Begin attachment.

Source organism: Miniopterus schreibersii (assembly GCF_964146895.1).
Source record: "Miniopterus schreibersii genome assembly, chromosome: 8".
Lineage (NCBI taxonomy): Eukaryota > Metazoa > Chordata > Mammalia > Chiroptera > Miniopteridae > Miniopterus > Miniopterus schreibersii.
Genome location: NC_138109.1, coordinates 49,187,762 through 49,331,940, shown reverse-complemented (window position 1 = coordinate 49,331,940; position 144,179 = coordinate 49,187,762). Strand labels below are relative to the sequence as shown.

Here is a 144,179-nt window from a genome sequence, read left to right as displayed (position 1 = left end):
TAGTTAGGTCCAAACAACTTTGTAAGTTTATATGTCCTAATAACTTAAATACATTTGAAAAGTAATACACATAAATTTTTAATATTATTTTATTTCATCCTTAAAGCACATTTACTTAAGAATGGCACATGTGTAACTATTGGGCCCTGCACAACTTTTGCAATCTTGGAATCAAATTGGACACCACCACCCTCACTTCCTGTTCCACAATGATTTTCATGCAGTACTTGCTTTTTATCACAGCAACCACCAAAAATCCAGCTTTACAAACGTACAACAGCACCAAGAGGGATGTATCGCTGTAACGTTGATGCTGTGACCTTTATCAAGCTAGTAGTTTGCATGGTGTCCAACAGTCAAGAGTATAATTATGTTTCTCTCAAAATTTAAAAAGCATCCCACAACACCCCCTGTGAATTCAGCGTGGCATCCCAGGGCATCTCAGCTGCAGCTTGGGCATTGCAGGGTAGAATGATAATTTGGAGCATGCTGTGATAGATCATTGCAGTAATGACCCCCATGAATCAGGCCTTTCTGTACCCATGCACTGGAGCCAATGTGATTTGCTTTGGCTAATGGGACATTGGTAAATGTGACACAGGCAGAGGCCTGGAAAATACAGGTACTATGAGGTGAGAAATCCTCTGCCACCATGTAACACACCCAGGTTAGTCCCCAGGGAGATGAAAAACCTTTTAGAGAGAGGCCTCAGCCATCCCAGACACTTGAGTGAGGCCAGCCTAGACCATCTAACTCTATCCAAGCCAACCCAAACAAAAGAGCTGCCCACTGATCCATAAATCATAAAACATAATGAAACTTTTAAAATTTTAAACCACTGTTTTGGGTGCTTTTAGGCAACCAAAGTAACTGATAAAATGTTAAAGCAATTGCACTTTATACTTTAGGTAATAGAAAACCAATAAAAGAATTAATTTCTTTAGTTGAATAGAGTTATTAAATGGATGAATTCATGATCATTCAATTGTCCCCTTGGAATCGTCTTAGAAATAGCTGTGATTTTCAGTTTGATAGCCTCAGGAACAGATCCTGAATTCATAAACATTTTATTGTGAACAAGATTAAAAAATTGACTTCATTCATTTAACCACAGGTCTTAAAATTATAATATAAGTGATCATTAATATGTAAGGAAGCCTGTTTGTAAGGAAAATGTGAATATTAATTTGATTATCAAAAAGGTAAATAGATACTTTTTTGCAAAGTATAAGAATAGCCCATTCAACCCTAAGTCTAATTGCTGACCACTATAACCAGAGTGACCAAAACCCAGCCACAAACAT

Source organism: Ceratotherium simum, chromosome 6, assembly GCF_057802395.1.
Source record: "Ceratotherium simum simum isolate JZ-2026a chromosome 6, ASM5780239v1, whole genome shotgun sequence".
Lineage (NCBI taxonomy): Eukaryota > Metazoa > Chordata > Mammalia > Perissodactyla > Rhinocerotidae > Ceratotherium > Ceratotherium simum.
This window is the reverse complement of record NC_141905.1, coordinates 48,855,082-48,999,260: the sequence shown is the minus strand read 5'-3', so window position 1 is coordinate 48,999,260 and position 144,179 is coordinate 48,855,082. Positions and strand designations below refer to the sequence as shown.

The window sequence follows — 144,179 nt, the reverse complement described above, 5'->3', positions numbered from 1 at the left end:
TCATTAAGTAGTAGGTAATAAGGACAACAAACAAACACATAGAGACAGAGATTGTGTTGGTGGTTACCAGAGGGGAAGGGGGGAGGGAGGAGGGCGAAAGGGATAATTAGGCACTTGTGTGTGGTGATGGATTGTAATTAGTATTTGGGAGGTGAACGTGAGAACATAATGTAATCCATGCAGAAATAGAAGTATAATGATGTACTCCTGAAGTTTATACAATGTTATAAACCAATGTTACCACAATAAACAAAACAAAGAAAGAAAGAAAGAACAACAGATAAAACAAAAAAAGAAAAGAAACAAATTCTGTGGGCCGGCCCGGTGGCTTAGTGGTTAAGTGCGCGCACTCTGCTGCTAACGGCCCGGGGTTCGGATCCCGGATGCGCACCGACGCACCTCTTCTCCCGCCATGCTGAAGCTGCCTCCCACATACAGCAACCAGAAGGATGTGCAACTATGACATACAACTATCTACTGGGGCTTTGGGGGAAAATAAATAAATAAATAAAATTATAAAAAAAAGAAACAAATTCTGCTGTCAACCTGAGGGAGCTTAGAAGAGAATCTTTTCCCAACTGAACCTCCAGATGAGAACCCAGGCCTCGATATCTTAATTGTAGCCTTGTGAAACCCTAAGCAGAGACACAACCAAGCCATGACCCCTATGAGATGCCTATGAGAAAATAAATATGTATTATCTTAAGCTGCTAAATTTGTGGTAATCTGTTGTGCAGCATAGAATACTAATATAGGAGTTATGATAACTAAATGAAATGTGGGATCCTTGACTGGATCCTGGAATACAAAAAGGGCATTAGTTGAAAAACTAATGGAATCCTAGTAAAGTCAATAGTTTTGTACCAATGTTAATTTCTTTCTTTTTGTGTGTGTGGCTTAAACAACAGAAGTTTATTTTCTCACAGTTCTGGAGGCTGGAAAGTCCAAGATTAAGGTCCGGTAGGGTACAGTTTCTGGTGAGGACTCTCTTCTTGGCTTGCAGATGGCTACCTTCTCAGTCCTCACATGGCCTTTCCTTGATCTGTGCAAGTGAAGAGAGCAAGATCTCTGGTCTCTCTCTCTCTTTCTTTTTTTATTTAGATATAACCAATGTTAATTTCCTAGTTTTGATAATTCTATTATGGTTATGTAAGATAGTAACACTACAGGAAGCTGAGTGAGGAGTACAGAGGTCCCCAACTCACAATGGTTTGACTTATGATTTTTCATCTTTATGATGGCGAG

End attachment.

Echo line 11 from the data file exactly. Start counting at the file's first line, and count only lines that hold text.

The window sequence follows — 144,179 nt, the reverse complement described above, 5'->3', positions numbered from 1 at the left end: